I like the movie quite a bit, and I love the sequel a little more. John Glover is incredibly inspired in it as a Trump clone. Dante's best works are these two, Matinee (which may be his best work for me) and The Howling.
Rand is played by the man who wrote the greatest opening line in pop music history, Hoyt Axton.

Nobody asked what that line was. I guess everybody knows it!

EC, good point! I guess you can feed them again after the sun comes up...
Odie, I would splice my cable cord back together if they ever gave you a pop-cult commentary show. Nice mix tape analysis there. The use of "urban" had me rollin!

A few things:

-Gremlins was the first time in Spielbergland that I, as an 80's black kid, felt like an outsider. With ET and Poltergeist, I had fully identified with Elliot and Carol Anne's scaredycat brother. I think a lot of black folks enjoyed the hell out of Gremlins but could detect some of the Reagan era codes. '84 was some year.

-Chris Columbus is the guy who made even black jazz musicians menacing to white suburban teens in Adventures in Babysitting (though he was directing somebody else's script). "Nobody leaves here without playin da blues."

-Gizmo always reminded me of Emanuel Lewis, Stripe of Miles Davis.

-More tri-state trivia: Remember DJ Red Alert's radio mix shows on 98.7 Kiss? He used to freestyle as an evil Gremlin over a beat, each show. I think he got the message.

-Dante's The Burbs plays with suburban paranoia/xenophobia in a similar way, except it evoked Nazi war criminals or Reds or some vague Eastern European menace. Brother Theodore was hilarious.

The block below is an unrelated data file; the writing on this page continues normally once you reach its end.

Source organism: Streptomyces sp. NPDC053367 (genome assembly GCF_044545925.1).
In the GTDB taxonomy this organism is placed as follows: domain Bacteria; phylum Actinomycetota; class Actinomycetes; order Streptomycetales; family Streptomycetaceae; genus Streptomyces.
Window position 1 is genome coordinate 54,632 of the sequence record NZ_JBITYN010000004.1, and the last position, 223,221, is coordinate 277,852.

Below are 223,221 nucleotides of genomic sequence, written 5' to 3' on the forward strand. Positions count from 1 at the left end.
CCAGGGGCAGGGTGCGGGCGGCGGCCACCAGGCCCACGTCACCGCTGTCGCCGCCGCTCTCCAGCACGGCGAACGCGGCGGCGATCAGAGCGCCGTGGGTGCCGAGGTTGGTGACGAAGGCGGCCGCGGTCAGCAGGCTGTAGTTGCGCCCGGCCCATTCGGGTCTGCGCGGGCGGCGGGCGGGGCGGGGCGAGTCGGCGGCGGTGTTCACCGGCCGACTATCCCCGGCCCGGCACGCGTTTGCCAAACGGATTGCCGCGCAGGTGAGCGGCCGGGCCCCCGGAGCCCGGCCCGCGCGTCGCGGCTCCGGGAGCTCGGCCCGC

-I think Dante was in on your reading of the movie but Chris Columbus wasn't. CC could decapitate all the soccer moms he wants to, Mr. Home Alone Alone is still about as subversive as an Ovaltine commercial. Dante, on the other hand, recently had a zombie Iraq War vet snuff a TV-effigy of Cheney. He's down.
Given his post-Gremlins work, I have to agree with the assumptions that Dante or someone else improved Columbus' script since pretty much everything he has produced as a writer or director since has been at best bland and at worst awful. Thank God he handed the directing reins on the Harry Potter films over to other people. That's why that series seemed to get better once he was gone. I'm still too afraid to even look and see what he did to the movie version of Rent.
EC, if you liked Rent then by all means avoid the movie. Columbus does a hack job on it and you'll be very upset. Personally, I hated Rent. I saw it on Broadway and thought, behind Cats, that it was the worst thing I'd ever seen on Broadway (and I saw Starlight Express). So the movie version was no better nor worse for me. I think Team America nails Rent brilliantly in 2 minutes.

Boone: Remember DJ Red Alert's radio mix shows on 98.7 Kiss? He used to freestyle as an evil Gremlin over a beat, each show.

I remember this quite well. You are making me feel very old.